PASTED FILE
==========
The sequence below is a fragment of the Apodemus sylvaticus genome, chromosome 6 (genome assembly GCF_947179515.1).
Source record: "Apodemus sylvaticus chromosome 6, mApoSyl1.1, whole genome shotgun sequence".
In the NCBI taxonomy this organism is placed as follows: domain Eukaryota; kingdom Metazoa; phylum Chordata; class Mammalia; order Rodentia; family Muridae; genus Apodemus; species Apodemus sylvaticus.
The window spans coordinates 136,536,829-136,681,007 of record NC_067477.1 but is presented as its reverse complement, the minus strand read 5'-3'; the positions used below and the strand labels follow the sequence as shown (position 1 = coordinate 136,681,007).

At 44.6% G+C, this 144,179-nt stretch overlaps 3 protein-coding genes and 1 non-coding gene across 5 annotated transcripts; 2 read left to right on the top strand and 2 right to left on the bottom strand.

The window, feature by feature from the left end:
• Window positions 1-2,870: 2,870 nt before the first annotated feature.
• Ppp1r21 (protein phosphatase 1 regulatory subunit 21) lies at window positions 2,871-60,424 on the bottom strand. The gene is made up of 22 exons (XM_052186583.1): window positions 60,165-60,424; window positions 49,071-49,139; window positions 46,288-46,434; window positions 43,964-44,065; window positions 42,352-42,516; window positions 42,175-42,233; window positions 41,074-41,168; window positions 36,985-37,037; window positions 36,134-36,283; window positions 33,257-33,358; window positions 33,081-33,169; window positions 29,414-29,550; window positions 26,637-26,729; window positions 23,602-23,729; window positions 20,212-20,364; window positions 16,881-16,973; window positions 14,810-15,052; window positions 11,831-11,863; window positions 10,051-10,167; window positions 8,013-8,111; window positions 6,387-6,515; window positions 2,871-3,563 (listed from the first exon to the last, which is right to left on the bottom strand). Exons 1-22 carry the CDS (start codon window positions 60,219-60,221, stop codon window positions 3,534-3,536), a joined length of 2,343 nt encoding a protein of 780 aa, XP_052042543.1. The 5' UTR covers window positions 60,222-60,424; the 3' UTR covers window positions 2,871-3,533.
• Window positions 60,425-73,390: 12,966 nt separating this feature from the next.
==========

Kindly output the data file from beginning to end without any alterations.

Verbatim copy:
The sequence below is a fragment of the Apodemus sylvaticus genome, chromosome 6 (genome assembly GCF_947179515.1).
Source record: "Apodemus sylvaticus chromosome 6, mApoSyl1.1, whole genome shotgun sequence".
In the NCBI taxonomy this organism is placed as follows: domain Eukaryota; kingdom Metazoa; phylum Chordata; class Mammalia; order Rodentia; family Muridae; genus Apodemus; species Apodemus sylvaticus.
The window spans coordinates 136,536,829-136,681,007 of record NC_067477.1 but is presented as its reverse complement, the minus strand read 5'-3'; the positions used below and the strand labels follow the sequence as shown (position 1 = coordinate 136,681,007).

At 44.6% G+C, this 144,179-nt stretch overlaps 3 protein-coding genes and 1 non-coding gene across 5 annotated transcripts; 2 read left to right on the top strand and 2 right to left on the bottom strand.

The window, feature by feature from the left end:
• Window positions 1-2,870: 2,870 nt before the first annotated feature.
• Ppp1r21 (protein phosphatase 1 regulatory subunit 21) lies at window positions 2,871-60,424 on the bottom strand. The gene is made up of 22 exons (XM_052186583.1): window positions 60,165-60,424; window positions 49,071-49,139; window positions 46,288-46,434; window positions 43,964-44,065; window positions 42,352-42,516; window positions 42,175-42,233; window positions 41,074-41,168; window positions 36,985-37,037; window positions 36,134-36,283; window positions 33,257-33,358; window positions 33,081-33,169; window positions 29,414-29,550; window positions 26,637-26,729; window positions 23,602-23,729; window positions 20,212-20,364; window positions 16,881-16,973; window positions 14,810-15,052; window positions 11,831-11,863; window positions 10,051-10,167; window positions 8,013-8,111; window positions 6,387-6,515; window positions 2,871-3,563 (listed from the first exon to the last, which is right to left on the bottom strand). Exons 1-22 carry the CDS (start codon window positions 60,219-60,221, stop codon window positions 3,534-3,536), a joined length of 2,343 nt encoding a protein of 780 aa, XP_052042543.1. The 5' UTR covers window positions 60,222-60,424; the 3' UTR covers window positions 2,871-3,533.
• Window positions 60,425-73,390: 12,966 nt separating this feature from the next.